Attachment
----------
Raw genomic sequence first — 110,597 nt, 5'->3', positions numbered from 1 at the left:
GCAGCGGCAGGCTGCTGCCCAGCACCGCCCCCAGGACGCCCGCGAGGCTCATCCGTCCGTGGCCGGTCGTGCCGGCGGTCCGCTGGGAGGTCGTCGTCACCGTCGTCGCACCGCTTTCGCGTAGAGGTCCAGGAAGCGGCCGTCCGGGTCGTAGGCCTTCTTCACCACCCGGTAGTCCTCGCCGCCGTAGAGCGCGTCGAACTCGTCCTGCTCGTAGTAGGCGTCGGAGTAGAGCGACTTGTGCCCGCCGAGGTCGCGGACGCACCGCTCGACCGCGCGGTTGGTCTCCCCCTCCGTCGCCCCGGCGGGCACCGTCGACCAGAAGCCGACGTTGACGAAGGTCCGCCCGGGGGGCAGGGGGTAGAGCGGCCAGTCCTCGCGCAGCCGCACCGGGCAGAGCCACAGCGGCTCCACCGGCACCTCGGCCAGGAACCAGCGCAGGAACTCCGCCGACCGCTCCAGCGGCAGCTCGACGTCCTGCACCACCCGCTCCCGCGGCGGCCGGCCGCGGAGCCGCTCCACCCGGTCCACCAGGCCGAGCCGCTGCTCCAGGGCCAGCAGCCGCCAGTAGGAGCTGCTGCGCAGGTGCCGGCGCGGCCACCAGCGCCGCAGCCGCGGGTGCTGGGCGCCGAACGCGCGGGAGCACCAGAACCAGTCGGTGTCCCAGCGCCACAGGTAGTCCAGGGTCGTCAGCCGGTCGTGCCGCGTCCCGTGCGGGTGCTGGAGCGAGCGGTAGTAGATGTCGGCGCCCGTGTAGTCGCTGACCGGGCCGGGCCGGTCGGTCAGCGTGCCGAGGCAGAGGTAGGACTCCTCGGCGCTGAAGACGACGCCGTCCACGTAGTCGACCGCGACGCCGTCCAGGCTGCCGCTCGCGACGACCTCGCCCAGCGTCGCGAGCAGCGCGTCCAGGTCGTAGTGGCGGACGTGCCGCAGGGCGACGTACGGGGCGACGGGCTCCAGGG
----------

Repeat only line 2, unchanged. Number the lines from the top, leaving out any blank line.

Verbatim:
GCAGCGGCAGGCTGCTGCCCAGCACCGCCCCCAGGACGCCCGCGAGGCTCATCCGTCCGTGGCCGGTCGTGCCGGCGGTCCGCTGGGAGGTCGTCGTCACCGTCGTCGCACCGCTTTCGCGTAGAGGTCCAGGAAGCGGCCGTCCGGGTCGTAGGCCTTCTTCACCACCCGGTAGTCCTCGCCGCCGTAGAGCGCGTCGAACTCGTCCTGCTCGTAGTAGGCGTCGGAGTAGAGCGACTTGTGCCCGCCGAGGTCGCGGACGCACCGCTCGACCGCGCGGTTGGTCTCCCCCTCCGTCGCCCCGGCGGGCACCGTCGACCAGAAGCCGACGTTGACGAAGGTCCGCCCGGGGGGCAGGGGGTAGAGCGGCCAGTCCTCGCGCAGCCGCACCGGGCAGAGCCACAGCGGCTCCACCGGCACCTCGGCCAGGAACCAGCGCAGGAACTCCGCCGACCGCTCCAGCGGCAGCTCGACGTCCTGCACCACCCGCTCCCGCGGCGGCCGGCCGCGGAGCCGCTCCACCCGGTCCACCAGGCCGAGCCGCTGCTCCAGGGCCAGCAGCCGCCAGTAGGAGCTGCTGCGCAGGTGCCGGCGCGGCCACCAGCGCCGCAGCCGCGGGTGCTGGGCGCCGAACGCGCGGGAGCACCAGAACCAGTCGGTGTCCCAGCGCCACAGGTAGTCCAGGGTCGTCAGCCGGTCGTGCCGCGTCCCGTGCGGGTGCTGGAGCGAGCGGTAGTAGATGTCGGCGCCCGTGTAGTCGCTGACCGGGCCGGGCCGGTCGGTCAGCGTGCCGAGGCAGAGGTAGGACTCCTCGGCGCTGAAGACGACGCCGTCCACGTAGTCGACCGCGACGCCGTCCAGGCTGCCGCTCGCGACGACCTCGCCCAGCGTCGCGAGCAGCGCGTCCAGGTCGTAGTGGCGGACGTGCCGCAGGGCGACGTACGGGGCGACGGGCTCCAGGG